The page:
It’s really no surprise that Stockholm is a design capital of the world. After all, IKEA got its start here and that’s really just scratching the surface. With brands like Asplund and Svenskt Tenn dominating the Stockholm design scene, there’s still room for up-and-comers. But beyond the well-known design houses, it’s clear that artistic expression comes in many forms. I started noticing this while on my way to dinner one night as I passed by a small cafe with a cluster of these happy guys (pictured below). As simple as it might seem, it was an instant reminder that if you look for it, design is really all around. This is one lesson I’ll be exercising on my next few trips. Being observant is never a bad thing!
3) Innovation knows no bounds
If you’re into tech start-ups, you probably already know that the popular company Spotify hails from Stockholm. There are plenty of other tech companies making waves — Instabridge, Unomaly and Mostphotos to name a few and based on what I could gather, the community is very supportive and tight-knit, much like other innovative hubs. One company that really stood out to me is HTL, a new hotel chain revolutionizing the accommodations experience. This screen (pictured below) is what my simple yet chic room had to offer. I could connect my computer, learn about the artists featured throughout the hotel and even get some travel tips. It’s kind of nice to let your hotel do all the work.
4) Everyone is equal and that’s a good thing
It goes without saying that everyone is equal but of course, we all have our moments of selfishness. Maybe it was just my perception but I felt a sense of comradery among the Stockholm residents that I encountered. It was almost as if the “We’re All in this Together” song from High School Musical was ringing in each person’s ears. Disney reference aside, this is also seen in quite logical ways. For example, people take pride in their environment here. Littering is rare and literally everywhere you turn, it’s clean and and shiny. People respect each other and they respect the natural landscape that is not an urban oasis. I really appreciated how well-maintained the city is, including the public transportation.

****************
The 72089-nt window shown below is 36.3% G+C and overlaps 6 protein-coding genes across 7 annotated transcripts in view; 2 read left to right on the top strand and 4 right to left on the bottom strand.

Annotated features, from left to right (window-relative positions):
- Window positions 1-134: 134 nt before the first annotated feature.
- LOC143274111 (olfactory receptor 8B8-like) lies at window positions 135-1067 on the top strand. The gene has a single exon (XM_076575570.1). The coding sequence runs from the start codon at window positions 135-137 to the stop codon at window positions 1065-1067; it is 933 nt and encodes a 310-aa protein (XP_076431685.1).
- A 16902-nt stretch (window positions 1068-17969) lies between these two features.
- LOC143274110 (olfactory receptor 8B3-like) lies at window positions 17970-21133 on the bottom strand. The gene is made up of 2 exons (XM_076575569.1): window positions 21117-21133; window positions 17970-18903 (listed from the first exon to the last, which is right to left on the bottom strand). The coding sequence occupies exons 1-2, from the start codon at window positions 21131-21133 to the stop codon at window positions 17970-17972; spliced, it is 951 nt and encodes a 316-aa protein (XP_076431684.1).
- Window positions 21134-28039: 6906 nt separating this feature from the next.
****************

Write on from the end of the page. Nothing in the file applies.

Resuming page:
5) Beauty comes in many forms
On a surface level, yes, nearly everyone I saw in Stockholm was gorgeous but beauty goes far beyond the locals. One aspect that really struck me was the amount of detail that goes into preparing a meal. I also observed that many chefs are making a point to not only source organic ingredients but in some cases, grow their own. While visiting Vaxholm, a picturesque island in the archipelago, I met Amanda from Bistro Sva Marga mat who was nice enough to let me wander through her herb garden after scarfing down this delight (photo below). Other forms of beauty revealed themselves through creative window displays found throughout a few of the city’s contrasting neighborhoods like Södermalm and Östermalm.